Conclusions: The physical complexity of those regions that do not code for the structural changes increases independently from structural complexity. There is no correlation between fitness of collectives and division of labor (possible causes will be discussed later). On the other hand, there is a correlation between the size of colonies and fitness. Thus, it seems that there is no additional increase of physical complexity other than those regions that code for structural changes
Complexity is ...[the abstract notion of complexity has been captured in many different ways. Most, if not all of these, are related to each other and they fall into two classes of definitions]:
2) ...the (minimal) amount of time it takes to create the system.
2) ...what a system does by virtue of its relationship to its environment that it would not do by itself: e.g. its function.
3) ...the act or process of becoming an emergent system.
According to this view, when we think about emergence we are, in our mind's eye, moving between different vantage points. We see the trees and the forest at the same time. We see the way the trees and the forest are related to each other. To see in both these views we have to be able to see details, but also ignore details. The trick is to know which of the many details we see in the trees are important to know when we see the forest.
In conventional views the observer considers either the trees or the forest. Those who consider the trees consider the details to be essential and do not see the patterns that arise when considering trees in the context of the forest. Those who consider the forest do not see the details. When one can shift back and forth between seeing the trees and the forest one also sees which aspects of the trees are relevant to the description of the forest. Understanding this relationship in general is the study of emergence.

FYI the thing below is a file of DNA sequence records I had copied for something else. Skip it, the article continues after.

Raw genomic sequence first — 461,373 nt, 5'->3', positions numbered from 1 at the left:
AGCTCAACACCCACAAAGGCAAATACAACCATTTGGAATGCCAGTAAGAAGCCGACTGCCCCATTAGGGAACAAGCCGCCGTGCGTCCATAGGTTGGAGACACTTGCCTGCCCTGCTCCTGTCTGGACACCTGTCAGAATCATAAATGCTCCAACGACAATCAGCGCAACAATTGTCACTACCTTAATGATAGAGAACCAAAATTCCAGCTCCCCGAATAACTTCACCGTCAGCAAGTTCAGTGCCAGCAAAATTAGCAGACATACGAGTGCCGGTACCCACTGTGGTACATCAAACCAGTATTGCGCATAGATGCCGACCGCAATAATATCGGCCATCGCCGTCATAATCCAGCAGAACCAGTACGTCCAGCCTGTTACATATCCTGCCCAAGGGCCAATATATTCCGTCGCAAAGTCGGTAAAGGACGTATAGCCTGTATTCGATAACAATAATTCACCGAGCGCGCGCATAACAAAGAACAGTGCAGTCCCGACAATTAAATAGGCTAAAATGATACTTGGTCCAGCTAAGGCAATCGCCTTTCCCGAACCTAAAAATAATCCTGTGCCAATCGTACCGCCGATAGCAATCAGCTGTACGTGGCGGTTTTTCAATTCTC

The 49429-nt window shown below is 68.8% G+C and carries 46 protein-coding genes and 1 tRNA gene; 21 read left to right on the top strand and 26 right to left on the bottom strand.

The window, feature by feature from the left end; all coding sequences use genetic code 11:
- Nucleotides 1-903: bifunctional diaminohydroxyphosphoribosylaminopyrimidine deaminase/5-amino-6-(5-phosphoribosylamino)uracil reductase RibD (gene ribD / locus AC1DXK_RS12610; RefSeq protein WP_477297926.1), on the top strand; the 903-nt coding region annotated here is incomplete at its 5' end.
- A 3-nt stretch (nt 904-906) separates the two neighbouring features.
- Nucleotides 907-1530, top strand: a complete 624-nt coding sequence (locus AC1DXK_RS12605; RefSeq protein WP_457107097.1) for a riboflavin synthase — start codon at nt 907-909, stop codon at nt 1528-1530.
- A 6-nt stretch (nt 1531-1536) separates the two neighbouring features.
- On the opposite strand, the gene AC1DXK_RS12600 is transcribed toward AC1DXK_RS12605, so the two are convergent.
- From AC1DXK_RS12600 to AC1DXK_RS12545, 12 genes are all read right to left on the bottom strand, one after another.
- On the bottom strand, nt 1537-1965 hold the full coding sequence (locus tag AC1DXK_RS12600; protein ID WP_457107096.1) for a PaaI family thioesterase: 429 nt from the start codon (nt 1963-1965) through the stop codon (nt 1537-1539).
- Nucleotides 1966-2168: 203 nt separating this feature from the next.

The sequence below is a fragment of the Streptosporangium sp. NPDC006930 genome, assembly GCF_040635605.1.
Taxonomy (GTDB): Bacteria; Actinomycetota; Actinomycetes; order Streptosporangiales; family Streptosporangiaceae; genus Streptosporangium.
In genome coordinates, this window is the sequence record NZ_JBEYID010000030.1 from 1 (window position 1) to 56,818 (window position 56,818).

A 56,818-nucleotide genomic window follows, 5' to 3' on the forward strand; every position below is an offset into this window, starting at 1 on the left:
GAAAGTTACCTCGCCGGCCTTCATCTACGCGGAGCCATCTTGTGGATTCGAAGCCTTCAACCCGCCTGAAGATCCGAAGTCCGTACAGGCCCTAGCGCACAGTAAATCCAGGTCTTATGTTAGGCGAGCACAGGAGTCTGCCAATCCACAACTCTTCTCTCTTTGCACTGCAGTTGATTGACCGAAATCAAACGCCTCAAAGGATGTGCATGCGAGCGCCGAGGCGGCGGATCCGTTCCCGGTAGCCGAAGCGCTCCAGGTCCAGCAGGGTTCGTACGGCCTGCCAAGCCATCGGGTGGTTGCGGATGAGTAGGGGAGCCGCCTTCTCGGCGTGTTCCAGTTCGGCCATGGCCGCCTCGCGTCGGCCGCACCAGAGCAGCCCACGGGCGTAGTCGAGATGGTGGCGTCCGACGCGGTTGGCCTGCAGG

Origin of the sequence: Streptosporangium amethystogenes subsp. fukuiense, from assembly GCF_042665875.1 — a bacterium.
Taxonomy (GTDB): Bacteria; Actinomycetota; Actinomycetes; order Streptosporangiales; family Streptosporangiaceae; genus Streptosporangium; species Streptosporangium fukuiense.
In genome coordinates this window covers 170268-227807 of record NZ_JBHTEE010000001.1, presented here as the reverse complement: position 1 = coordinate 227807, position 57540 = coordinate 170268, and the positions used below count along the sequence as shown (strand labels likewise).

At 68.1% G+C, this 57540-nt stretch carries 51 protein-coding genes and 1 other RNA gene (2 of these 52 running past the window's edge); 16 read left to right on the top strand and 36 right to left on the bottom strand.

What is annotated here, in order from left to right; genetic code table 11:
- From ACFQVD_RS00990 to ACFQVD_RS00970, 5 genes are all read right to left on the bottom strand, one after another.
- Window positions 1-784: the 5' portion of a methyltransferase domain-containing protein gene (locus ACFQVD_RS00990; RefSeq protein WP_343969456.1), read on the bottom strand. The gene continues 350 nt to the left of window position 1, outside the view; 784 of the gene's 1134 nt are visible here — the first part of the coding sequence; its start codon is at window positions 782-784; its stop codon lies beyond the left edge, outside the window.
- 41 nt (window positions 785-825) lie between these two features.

Given a system whose function we want to specify, for which the environmental (input) variables have a complexity of C(e), and the actions of the system have a complexity of C(a), then the complexity of specification of the function of the system is:
The term "irreducible complexity" is defined by Behe as:
The key to understanding all the dialogue on the Chowder Society is communications. In ordinary conversation and indeed, in many of the articles from the science community at large information and message are treated as pretty much the same thing. A database, letter, diagram, DNA would all be considered information using various symbolizations or languages for comprehension.
But to understand the Shannon definition, one must view information as a reduction of uncertainty in a receiver the communication itself having been successfully completed. In molecular machines this is vital and can be best visualized by comparing a dead skin cell to a live one. The DNA, or message, is as good dead as alive. But the live skin cell successfully communicates with itself and the environment.
The state changes that occur in the molecular machinery is evidence of the reduction of uncertainty in the receiver. This is akin to the state changes which Rocha indicates would be required in an RNA world (abiogenesis) for self-organizing complexity to begin i.e. toggling between autonomous communication and communication with the environment.
To the contrary, IMHO, the whole notion of happenstance is dying with a whimper because of the work of general mathematicians, information theorists and physicists. Precious few of them have a perceptible metaphysical bias, but they keep coming back to theories which make an unintended theological statement, that biological systems did not arise by happenstance alone. This is much like the determination that there was a beginning the most theological statement to come out of science.
The biosemiotics approach looks very interesting! Here's a link, to Friedrich Salomon Rothschild, "protosemiotician":
Just found it, and it looks fascinating. I'll need some time to digest it. Maybe you might find it of interest, too?
Wonderful essay, Alamo-Girl! Thank you so very much!